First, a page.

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Saline infusion sonohysterography (SIS) is a variety of pelvic ultrasound where a small volume of saline is instilled into the uterine cavity to allow clearer visualisation of the endometrial lining.
The procedure is carried out with the patient in the lithotomy position with a speculum in the vagina to allow cannulation of the cervix with a small flexible plastic catheter (HyCoSy). On insertion of the catheter, the speculum is removed and, with the catheter in place, the transvaginal ultrasound probe is inserted.
SIS is a good test to assess the endometrium for those patients who
A negative pregnancy test for those appropriate patients.
There is a very small risk of endometrial infection post procedure.
Hysteroscopy and curettage may provide similar and/or complementary information to SIS. This may be combined with cervical dilatation if the cervical canal is very tight. The examination should be scheduled day 2–3 after the end of the last period.
Page last modified on 31/8/2018.
RANZCR® is not aware that any person intends to act or rely upon the opinions, advices or information contained in this publication or of the manner in which it might be possible to do so. It issues no invitation to any person to act or rely upon such opinions, advices or information or any of them and it accepts no responsibility for any of them.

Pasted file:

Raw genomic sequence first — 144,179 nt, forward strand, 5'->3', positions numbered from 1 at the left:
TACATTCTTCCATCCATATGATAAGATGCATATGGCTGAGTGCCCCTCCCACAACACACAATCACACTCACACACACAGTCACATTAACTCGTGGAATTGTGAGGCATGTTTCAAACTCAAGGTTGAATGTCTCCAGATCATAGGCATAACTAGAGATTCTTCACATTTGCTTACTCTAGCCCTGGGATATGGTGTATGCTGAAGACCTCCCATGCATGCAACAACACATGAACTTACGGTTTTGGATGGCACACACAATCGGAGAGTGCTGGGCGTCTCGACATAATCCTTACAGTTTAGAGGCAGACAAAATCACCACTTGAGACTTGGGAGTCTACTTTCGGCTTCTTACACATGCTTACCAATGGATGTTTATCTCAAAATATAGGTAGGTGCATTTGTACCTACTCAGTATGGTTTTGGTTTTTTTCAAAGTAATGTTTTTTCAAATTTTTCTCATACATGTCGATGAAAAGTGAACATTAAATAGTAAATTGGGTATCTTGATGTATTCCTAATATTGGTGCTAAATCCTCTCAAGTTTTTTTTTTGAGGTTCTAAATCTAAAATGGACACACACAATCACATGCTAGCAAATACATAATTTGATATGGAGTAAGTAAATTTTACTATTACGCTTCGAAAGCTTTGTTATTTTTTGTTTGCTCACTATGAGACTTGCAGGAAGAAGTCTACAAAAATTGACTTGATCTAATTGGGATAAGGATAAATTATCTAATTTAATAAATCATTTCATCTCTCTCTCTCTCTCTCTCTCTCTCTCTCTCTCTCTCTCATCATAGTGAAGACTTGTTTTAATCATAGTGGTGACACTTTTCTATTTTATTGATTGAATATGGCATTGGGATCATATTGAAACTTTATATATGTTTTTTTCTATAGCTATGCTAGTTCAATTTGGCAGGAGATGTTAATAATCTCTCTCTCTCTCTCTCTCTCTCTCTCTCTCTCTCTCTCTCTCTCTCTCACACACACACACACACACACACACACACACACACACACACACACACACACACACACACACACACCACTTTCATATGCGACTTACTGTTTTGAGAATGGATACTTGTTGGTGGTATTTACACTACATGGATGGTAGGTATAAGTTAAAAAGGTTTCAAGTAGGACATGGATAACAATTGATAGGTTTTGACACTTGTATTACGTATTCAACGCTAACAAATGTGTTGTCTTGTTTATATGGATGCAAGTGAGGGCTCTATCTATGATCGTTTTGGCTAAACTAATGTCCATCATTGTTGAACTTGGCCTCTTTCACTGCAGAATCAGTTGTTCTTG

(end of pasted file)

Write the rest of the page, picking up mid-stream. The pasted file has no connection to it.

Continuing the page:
RANZCR® intends by this statement to exclude liability for any such opinions, advices or information. The content of this publication is not intended as a substitute for medical advice. It is designed to support, not replace, the relationship that exists between a patient and his/her doctor. Some of the tests and procedures included in this publication may not be available at all radiology providers.
RANZCR® recommends that any specific questions regarding any procedure be discussed with a person's family doctor or medical specialist. Whilst every effort is made to ensure the accuracy of the information contained in this publication, RANZCR®, its Board, officers and employees assume no responsibility for its content, use, or interpretation. Each person should rely on their own inquires before making decisions that touch their own interests.